Is Reckitt Benckiser Group Plc A Super Income Stock?

Does Reckitt Benckiser Group Plc (LON: RB) have the right credentials to be classed as a very attractive income play?

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An Impressive Five Years

Shares in Reckitt Benckiser (LSE: RB) (NASDAQOTH: RBGLY.US) have delivered an admirable performance over the last five years. While the FTSE 100 is up 70% over the period, Reckitt Benckiser has risen by 87% — partly as a result of its considerable exposure to emerging markets and the growth potential that exists in that space. However, now that it has almost doubled in five years, is Reckitt Benckiser still a great income play? Or is it no longer a super income stock?

Dividend Yield

Despite yielding just 2.8%, Reckitt Benckiser’s yield doesn’t paint the full picture. Certainly, 2.8% is better than a typical savings account and is ahead of inflation, but it’s behind the FTSE 100 average of 3.5%. However, Reckitt Benckiser pays out just 50% of annual profits as a dividend. This means that there is the scope to pay out significantly more as a dividend, but that management is choosing to favour reinvestment in the business to deliver future growth, rather than the present needs of shareholders.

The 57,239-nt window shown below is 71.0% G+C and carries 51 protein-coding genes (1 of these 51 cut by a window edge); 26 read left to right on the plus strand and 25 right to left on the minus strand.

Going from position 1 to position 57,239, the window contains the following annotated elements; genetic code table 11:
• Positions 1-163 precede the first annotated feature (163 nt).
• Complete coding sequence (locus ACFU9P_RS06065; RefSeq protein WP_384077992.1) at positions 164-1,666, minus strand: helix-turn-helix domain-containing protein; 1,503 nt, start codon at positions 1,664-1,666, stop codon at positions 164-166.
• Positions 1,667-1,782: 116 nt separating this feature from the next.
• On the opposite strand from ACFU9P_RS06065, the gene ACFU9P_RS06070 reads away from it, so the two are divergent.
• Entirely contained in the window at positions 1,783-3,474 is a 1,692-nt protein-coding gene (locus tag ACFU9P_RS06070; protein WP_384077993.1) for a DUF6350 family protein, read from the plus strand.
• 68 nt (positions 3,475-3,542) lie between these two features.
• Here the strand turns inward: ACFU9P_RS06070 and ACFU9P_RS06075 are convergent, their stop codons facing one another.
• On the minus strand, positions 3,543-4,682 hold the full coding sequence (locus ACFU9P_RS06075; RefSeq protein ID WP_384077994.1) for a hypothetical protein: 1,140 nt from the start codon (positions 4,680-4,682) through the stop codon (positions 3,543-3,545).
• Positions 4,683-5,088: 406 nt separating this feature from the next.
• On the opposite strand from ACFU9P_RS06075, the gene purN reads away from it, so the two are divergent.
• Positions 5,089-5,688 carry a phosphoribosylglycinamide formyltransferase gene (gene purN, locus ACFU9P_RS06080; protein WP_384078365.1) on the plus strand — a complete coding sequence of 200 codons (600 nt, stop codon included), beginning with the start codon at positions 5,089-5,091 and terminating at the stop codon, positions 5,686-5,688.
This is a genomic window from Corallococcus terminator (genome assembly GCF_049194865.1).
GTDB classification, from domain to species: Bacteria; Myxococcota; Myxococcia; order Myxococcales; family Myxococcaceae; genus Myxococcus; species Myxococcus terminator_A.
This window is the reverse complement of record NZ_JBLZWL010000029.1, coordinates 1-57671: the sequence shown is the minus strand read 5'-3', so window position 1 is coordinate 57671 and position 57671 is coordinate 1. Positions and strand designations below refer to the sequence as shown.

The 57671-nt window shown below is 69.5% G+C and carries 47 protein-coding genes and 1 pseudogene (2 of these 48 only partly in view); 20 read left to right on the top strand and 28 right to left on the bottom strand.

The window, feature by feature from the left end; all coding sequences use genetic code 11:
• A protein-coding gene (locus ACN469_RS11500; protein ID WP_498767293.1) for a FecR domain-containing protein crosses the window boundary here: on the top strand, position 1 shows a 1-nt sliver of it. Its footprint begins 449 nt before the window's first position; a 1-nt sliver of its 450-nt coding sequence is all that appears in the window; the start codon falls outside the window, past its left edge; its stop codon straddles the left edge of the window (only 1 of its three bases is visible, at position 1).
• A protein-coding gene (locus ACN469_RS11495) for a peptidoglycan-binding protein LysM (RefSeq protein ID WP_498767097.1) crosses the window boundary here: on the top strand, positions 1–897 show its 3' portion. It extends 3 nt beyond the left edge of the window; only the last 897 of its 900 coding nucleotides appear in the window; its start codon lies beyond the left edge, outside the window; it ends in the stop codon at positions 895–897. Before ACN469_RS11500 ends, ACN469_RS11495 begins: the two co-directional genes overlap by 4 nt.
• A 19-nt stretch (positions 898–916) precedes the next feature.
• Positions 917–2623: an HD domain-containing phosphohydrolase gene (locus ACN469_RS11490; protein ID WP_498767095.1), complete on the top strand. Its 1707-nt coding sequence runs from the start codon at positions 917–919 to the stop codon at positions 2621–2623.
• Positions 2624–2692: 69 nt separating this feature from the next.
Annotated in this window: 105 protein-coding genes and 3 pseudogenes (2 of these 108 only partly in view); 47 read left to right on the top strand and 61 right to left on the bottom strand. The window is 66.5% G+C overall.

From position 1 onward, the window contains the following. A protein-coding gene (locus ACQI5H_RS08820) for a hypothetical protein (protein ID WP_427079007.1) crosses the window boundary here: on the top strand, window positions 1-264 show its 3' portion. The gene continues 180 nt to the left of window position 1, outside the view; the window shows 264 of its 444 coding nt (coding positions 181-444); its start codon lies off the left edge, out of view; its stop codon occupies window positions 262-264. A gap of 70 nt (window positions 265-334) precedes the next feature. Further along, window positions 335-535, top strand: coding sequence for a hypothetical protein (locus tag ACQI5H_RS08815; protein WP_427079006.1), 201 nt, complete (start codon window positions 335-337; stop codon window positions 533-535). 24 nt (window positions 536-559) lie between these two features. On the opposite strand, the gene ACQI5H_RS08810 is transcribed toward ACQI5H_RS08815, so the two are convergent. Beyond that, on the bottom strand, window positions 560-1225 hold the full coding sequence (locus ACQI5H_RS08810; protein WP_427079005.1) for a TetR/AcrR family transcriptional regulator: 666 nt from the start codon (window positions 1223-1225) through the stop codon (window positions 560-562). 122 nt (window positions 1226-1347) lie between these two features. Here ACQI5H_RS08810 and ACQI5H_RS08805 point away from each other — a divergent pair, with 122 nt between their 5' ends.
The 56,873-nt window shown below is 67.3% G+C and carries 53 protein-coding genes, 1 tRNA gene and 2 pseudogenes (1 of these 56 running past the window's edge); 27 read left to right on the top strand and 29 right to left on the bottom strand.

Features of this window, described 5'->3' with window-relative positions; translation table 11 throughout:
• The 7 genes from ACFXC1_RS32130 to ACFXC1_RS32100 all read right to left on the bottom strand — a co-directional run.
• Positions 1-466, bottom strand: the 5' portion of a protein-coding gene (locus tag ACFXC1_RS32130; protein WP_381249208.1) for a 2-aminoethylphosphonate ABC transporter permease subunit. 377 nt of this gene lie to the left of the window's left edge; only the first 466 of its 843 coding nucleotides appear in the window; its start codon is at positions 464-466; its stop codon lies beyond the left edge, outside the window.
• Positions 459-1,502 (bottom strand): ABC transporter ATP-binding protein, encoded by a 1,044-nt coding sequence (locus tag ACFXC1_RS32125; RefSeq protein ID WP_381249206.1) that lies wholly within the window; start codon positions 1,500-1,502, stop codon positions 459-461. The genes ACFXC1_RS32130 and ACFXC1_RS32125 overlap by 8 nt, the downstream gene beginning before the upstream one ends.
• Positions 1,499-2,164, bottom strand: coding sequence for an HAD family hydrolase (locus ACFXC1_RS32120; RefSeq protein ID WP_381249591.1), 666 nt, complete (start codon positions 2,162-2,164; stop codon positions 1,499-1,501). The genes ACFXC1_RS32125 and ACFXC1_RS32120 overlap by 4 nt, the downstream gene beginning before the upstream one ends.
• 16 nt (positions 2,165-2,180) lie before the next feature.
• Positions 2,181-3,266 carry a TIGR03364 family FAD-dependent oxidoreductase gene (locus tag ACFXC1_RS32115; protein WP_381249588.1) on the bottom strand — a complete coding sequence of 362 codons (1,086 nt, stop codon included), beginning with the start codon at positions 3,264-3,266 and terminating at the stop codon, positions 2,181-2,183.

That said, Reckitt Benckiser is forecast to increase dividends per share by 3.1% in each of the next two years. Although behind many of its sector and index peers, this growth rate is ahead of inflation and in-line with the market average. However, it is still not a particularly attractive prospect, given that the company’s yield is less than the market average.


As mentioned, Reckitt Benckiser is favouring long-term growth over providing a generous income to its shareholders. This could mean more lucrative long-term rewards for shareholders, as Reckitt Benckiser continues to tap into the above-average growth rates on offer from emerging markets. It could also mean that earnings increase at a brisk pace over the medium to long term so that a dividend payout ratio of 50% of profits equates to an impressive yield. Furthermore, should growth rates fade for Reckitt Benckiser, it could then begin to pay out a greater proportion of profits as a dividend. Until that day arrives, though, why not chase growth?

Looking Ahead

Indeed, Reckitt Benckiser appears to be focused on growth rather than income for its shareholders. With a growing exposure to emerging markets, this is arguably a sensible strategy and could benefit shareholders in the long run. For now, while it is a solid income stock, it is not a super income stock, but it certainly has the potential to become one over the long run.

Should you invest, the value of your investment may rise or fall and your capital is at risk. Before investing, your individual circumstances should be assessed. Consider taking independent financial advice.

Peter does not own shares in Reckitt Benckiser.

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